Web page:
Thursday, April 13, 2006

From the Pharyngula Archives: PZ on Abortion

In the form answering a survey, the highly unpublished Professor Myers provides his insight on the value of human life. This is from a year ago, so perhaps many of you have seen it.

Q: Where do you fall under the pro-abortion rights and anti-abortion rights continuum?

PZ: Way, way, way to the pro side. I'm in favor of voluntary late term abortions (where premature birth would impose severe economic hardship, for instance), and can even consider situations where infanticide is ethically tenable.

Q. Why do you support abortion rights? Be honest, please.

PZ: Because I value human life. There is more to being human than having the right number of chromosomes or arrangement of tissues; things like autonomy, cognitive development, and personality are more important metrics. Fetuses lack all three.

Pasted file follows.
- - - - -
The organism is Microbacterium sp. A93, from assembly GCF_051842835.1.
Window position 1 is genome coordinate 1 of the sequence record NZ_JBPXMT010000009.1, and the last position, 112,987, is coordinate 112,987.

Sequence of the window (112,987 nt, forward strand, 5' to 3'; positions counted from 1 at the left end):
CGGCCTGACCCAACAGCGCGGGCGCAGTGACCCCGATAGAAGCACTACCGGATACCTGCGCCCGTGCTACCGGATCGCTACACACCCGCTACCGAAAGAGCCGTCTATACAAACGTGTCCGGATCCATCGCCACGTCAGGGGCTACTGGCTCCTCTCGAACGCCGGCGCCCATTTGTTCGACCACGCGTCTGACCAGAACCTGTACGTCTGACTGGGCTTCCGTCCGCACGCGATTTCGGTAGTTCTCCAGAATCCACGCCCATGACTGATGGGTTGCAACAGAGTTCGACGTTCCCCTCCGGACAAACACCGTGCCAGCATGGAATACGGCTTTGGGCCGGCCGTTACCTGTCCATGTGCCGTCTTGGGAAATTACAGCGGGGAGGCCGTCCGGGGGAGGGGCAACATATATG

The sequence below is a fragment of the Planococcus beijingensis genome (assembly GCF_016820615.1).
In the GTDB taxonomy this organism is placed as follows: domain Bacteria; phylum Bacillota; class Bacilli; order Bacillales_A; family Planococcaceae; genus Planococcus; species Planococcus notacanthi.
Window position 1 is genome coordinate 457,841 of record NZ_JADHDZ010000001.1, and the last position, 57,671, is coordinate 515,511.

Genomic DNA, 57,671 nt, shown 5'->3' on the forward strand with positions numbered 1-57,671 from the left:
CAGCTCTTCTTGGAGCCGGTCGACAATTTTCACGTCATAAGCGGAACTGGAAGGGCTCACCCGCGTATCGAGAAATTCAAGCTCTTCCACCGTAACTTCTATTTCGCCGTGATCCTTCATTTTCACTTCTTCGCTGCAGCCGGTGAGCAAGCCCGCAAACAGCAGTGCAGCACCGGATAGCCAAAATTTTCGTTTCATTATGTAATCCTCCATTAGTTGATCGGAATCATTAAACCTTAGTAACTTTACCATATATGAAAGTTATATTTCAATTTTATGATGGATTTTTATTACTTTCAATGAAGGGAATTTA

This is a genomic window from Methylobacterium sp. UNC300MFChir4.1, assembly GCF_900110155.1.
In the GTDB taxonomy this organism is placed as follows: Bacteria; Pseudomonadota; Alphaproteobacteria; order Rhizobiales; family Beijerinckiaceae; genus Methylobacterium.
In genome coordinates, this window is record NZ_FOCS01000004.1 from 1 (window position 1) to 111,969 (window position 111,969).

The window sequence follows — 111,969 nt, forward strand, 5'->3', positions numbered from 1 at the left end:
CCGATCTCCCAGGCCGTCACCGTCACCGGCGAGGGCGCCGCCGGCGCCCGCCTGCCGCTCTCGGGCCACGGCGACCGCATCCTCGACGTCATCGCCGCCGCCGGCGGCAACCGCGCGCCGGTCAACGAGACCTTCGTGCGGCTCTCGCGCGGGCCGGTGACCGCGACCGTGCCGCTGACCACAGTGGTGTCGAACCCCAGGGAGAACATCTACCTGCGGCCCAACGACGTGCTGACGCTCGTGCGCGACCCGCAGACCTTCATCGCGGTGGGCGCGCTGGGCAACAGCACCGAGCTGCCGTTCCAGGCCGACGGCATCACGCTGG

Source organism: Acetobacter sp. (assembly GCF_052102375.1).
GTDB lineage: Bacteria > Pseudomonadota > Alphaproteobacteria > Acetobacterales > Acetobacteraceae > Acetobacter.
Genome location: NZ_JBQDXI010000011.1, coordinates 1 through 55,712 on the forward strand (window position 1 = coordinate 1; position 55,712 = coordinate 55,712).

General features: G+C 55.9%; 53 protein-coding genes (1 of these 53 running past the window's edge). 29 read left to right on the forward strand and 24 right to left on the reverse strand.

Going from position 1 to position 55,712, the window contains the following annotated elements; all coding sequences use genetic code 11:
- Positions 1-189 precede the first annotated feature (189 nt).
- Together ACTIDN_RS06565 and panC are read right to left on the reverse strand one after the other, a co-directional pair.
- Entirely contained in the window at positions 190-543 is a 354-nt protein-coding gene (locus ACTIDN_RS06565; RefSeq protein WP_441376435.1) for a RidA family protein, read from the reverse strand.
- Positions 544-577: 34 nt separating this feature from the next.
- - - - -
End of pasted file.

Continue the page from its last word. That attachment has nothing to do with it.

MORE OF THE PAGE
Q: Are there instances in which abortion should be legal/not legal? Why?

PZ: There are no instances in which it should be illegal. The onus is on anyone who argues otherwise, that women should not be given complete control of their reproductive process, to explain why not.

Q: How did you come to these conclusions?

PZ: That's the hardest one to answer. Short and inadequate explanation: my training is in developmental biology and neuroscience. I have no patience with the gushy mystical and emotional fol-de-rol that anti-abortionists attach to either development or the mind.

Lifted verbaitm from from here (boldface emphasis added.)

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